As I See It

Why we need to embrace immigrant workers

Terry smiling headWell, at least firms won’t have to publish a list of their foreign workers. That idea has been put to bed, either because it was never the plan in the first place, or because the UK government has been told it sucked.

If Home Secretary Amber Rudd and her acolytes were just clearing up a misunderstanding then why has it taken them a week to do so?

The Tory conference was a bit of a tawdry affair, a reminder of why so many people regard it as the nasty party: a lot of talk about equality laced with policies aimed at division.

Immigration is the hot topic. It was always going to be the deciding factor in the EU referendum and remains the biggest issue for the government to resolve. Sadly, the Tories are making matters worse.

Access to the single market will not be achieved without the UK accepting the free movement of labour. Refusal to comply – the hard Brexit option – not only keeps us out of this key market, it has left ministers to come up with unseemly alternatives: such as the ‘foreigners list’.

It’s true, as defence secretary Michael Fallon states, that there is already a requirement to ensure that overseas workers are being employed only because British workers are not available. Making doubly sure that this is not a ‘box ticking’ exercise is laudable enough.

But talk of a ‘name and shame’ policy to embarrass companies who fail to meet new criteria is edging towards xenophobia.

Aside from the human rights elements in this debate, there is a serious matter of skills shortages that some at the top of government just do not get.

Last week we reported from the ScotSoft conference on how Scotland can only fill half the 11,000 jobs digital vacancies it creates every year – and that’s before we start closing the borders to overseas workers. When the controls come in it will make matters worse.

Our interview with IT headhunter Huw Martin, who sits on various digital economy panels, reveals worrying aspects of this policy looking further out.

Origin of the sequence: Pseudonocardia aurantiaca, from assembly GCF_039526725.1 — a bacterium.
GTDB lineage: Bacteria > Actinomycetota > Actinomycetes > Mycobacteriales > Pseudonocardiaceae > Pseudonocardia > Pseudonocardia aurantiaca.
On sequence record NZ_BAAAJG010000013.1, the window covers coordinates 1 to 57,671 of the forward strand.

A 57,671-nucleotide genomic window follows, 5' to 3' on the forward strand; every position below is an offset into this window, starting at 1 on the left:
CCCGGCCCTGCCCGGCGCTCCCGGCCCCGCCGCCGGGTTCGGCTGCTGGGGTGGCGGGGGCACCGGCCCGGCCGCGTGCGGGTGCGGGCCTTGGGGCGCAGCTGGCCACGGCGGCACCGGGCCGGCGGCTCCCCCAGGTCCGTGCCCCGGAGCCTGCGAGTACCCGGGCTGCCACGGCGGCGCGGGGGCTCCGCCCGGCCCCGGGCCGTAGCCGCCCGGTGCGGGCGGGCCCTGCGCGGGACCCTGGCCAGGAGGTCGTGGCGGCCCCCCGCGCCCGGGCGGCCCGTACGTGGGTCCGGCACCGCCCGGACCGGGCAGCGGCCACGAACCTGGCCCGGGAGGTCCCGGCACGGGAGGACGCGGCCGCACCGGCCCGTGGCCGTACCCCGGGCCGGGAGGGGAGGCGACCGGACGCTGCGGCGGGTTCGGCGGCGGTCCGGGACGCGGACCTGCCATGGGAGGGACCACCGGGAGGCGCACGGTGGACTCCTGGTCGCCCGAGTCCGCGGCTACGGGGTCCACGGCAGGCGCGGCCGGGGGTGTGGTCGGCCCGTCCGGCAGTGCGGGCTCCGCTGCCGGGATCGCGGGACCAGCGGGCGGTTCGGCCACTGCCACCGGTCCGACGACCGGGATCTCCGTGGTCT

Denying firms access to skilled overseas workers will likely force up wages of those here who will get to pick and choose their employer, he says. In turn that could force companies to reverse the recent onshoring of jobs by once again outsourcing to lower wage economies.

Immigration is a valid concern for those who feel they’re losing out to ‘foreigners’, though in truth these incomers fill vital jobs from health care to retail and are taking up many menial jobs that British workers don’t want.

At the other end of the scale, we are simply not producing enough to- end engineers, coders and analysts in the growing digital economy. Efforts are under way to fix this problem in schools and colleges. But ScotSoft delegates heard last week how the problem is just not going away and that all those trying to resolve it are facing a long game.

Britain needs a mature and responsible approach to immigration. It may require some form of points system, some assurance that immigrants have a job to go to when they arrive. This may be the only way to find a compromise.

Whatever solution is worked out, it cannot be based on knee-jerk statements from government ministers pandering to the ignorant.


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